Chapter 3 focuses on the vast amount of synthetics that became a significant part of the mass construction programs in the late 1950s and early 1960s, such as the Plattenbau (prefabricated housing complexes). These housing projects comprised identical, boxlike structures filled with apartments of identical shape and size, furnished with mass-produced identical furniture (a necessity, in order to keep up with the rate of Plattenbau construction) and household items. Using interviews and other printed sources, Rubin breathes life into these otherwise sterile shelters. Former residents of these apartments claimed that visiting a neighbor's apartment could be a surreal and confusing experience, making it difficult to know whether one was in one's own apartment, or in the one across the hall. These massive prefabricated housing projects forced plastics into the homes of East Germans. Thus, Rubin shows how the new plans for housing coincided with a specific campaign to create a new living culture in the GDR and how utopian socialist dreams of entirely plastic apartments was just one of the ways in which plastics would change lives and allow "the plastic age [to] finally lead to 'the age of communism'" (p. 108). Ultimately, as Rubin demonstrates, these housing projects restructured East Germans lives for the worse: by being forced to replace their old furniture with mass produced cookie-cutter pieces, East Germans felt marginalized and disconnected from their past instead of modern. With frustration and bitterness, they realized that they could never bring back beloved traditions--private and public--that plastics replaced.
Building upon earlier discussions about the consumer turn, the Chemistry Program, modern design, and the mass-produced housing program, chapter 4 brings these narratives together to examine plastics' reputation in the GDR and how it entered East Germans' consciousness. In this chapter, Rubin makes clear the difference between synthetics' significance in East Germany and plastics in the West. In the GDR, plastic had the reputation of being a highly valuable material and a symbol of technological progress and growing industry. Indeed, synthetics "radiated the image of a wonder material" that was advantageous for the individual and collective. In the West, consumers considered plastics to be cheap, disposable, and thus inferior (p. 120). Rubin's examples, such as the Leipzig Trade Fair, advertisements, department stores, and household publications, show plastics' rise in popularity in the 1960s in the GDR. Ultimately, the aggressive advertising and propaganda campaign for plastics succeeded, and East German consumers developed a common and shared concept of (plastic) quality.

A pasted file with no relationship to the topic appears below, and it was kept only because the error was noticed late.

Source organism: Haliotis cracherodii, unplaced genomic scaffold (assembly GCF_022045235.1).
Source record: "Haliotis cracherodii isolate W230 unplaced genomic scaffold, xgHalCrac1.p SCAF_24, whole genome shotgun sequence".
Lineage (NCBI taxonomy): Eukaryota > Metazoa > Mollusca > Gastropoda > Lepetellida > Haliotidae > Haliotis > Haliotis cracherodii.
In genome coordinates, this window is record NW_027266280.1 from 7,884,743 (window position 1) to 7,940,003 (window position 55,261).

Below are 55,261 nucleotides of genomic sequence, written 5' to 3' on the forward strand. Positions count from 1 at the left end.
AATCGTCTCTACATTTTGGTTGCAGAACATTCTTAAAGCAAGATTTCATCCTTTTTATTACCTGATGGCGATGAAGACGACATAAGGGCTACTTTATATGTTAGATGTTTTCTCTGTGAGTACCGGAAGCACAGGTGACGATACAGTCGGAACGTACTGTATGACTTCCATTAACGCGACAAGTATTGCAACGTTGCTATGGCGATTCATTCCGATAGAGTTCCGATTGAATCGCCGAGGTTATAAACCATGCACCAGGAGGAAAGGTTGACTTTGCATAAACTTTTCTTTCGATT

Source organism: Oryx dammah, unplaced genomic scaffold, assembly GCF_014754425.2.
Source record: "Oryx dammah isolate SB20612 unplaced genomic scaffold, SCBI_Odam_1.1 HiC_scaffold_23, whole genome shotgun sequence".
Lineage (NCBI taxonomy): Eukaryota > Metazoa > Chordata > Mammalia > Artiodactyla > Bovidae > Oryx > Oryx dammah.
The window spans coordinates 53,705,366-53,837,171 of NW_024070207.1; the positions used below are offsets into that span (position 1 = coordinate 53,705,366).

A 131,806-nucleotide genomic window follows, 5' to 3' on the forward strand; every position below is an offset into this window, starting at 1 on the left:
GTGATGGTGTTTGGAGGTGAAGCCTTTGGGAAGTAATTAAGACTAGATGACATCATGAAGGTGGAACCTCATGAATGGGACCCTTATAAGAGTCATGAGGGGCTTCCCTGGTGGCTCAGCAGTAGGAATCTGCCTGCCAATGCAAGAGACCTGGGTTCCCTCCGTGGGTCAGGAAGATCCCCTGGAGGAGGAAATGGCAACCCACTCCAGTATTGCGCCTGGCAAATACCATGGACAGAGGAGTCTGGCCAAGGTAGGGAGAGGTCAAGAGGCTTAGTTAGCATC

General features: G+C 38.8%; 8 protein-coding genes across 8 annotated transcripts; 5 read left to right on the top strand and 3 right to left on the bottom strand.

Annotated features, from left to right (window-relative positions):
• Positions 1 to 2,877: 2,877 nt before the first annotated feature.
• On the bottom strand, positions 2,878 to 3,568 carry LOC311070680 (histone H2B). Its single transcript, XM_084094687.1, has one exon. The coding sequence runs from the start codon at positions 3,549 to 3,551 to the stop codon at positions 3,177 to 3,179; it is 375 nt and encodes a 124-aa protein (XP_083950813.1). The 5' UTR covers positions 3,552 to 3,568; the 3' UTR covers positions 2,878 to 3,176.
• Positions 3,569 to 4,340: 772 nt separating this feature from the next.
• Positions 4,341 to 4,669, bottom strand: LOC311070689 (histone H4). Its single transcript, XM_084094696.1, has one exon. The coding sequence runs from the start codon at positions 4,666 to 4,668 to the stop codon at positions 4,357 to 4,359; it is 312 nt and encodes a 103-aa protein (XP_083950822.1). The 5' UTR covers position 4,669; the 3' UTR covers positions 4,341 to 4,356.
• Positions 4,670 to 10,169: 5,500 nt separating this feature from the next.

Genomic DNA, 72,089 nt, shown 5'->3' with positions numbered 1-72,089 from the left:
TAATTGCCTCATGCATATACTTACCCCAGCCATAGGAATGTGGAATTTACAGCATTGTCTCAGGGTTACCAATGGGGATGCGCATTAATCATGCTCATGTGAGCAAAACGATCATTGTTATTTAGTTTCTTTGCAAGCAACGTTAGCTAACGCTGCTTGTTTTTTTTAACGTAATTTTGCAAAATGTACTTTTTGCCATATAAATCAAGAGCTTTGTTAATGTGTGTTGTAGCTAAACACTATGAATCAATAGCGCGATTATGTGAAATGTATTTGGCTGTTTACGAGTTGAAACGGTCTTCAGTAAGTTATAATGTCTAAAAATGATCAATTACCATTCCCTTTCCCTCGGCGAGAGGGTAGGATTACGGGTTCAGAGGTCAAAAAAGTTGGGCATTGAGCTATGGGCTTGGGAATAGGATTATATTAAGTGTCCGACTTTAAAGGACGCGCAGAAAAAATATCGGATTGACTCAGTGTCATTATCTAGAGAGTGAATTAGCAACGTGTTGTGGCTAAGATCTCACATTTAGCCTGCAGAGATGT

Finally, chapter 5 examines the relationship between aesthetics, plastics, and the GDR economy. As Rubin notes, "economics is inscribed with questions of aesthetic judgment and taste, and that taste and aesthetic judgment are inherently inscribed with questions of economics" (p. 170). From the perspective of production, this chapter outlines how plastics were produced, circulated, and distributed, and highlights the industry's development as well as weaknesses and problems. Rubin points out that the industry lacked two key elements for the production of massive quantities of plastic: petroleum and technology. Ironically, the GDR could not produce enough plastics to keep up with the consumer demand that it had created. Those consumers who needed and wanted plastic products were often unable to purchase them. Despite, or perhaps because of, the state's struggle and promises to provide enough synthetic products to the GDR population, plastic became the one material that remained in the collective consciousness of GDR citizens.
This book sets the tone for an important chapter in the historiography of the GDR, linking traditional documents with the material cultural artifacts so important for the "cultural turn." Rubin is thorough in his chronicling of the history of plastics in the GDR, from his examination of political and economic decision makers that ushered plastic production to the forefront of the GDR command economy, industrial designers, plastics in the home and the every day, to finally, ordinary people's accounts of the role that plastics had in their lives. What is important to remember, as Rubin notes, is that the story of plastics and the the story of the GDR government are one and the same: plastic was just one aspect of the everyday objects that existed in GDR citizens' lives because of state initiatives. The population may have practiced autonomy over what plastic meant in their lives, but ultimately, this material was born out of an ideology that drove the economy and, therefore, a distinctly East German society.
's compelling monograph,
(socialist, and therefore modern)
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Shannon Nagy. Review of Rubin, Eli, Synthetic Socialism: Plastics and Dictatorship in the German Democratic Republic.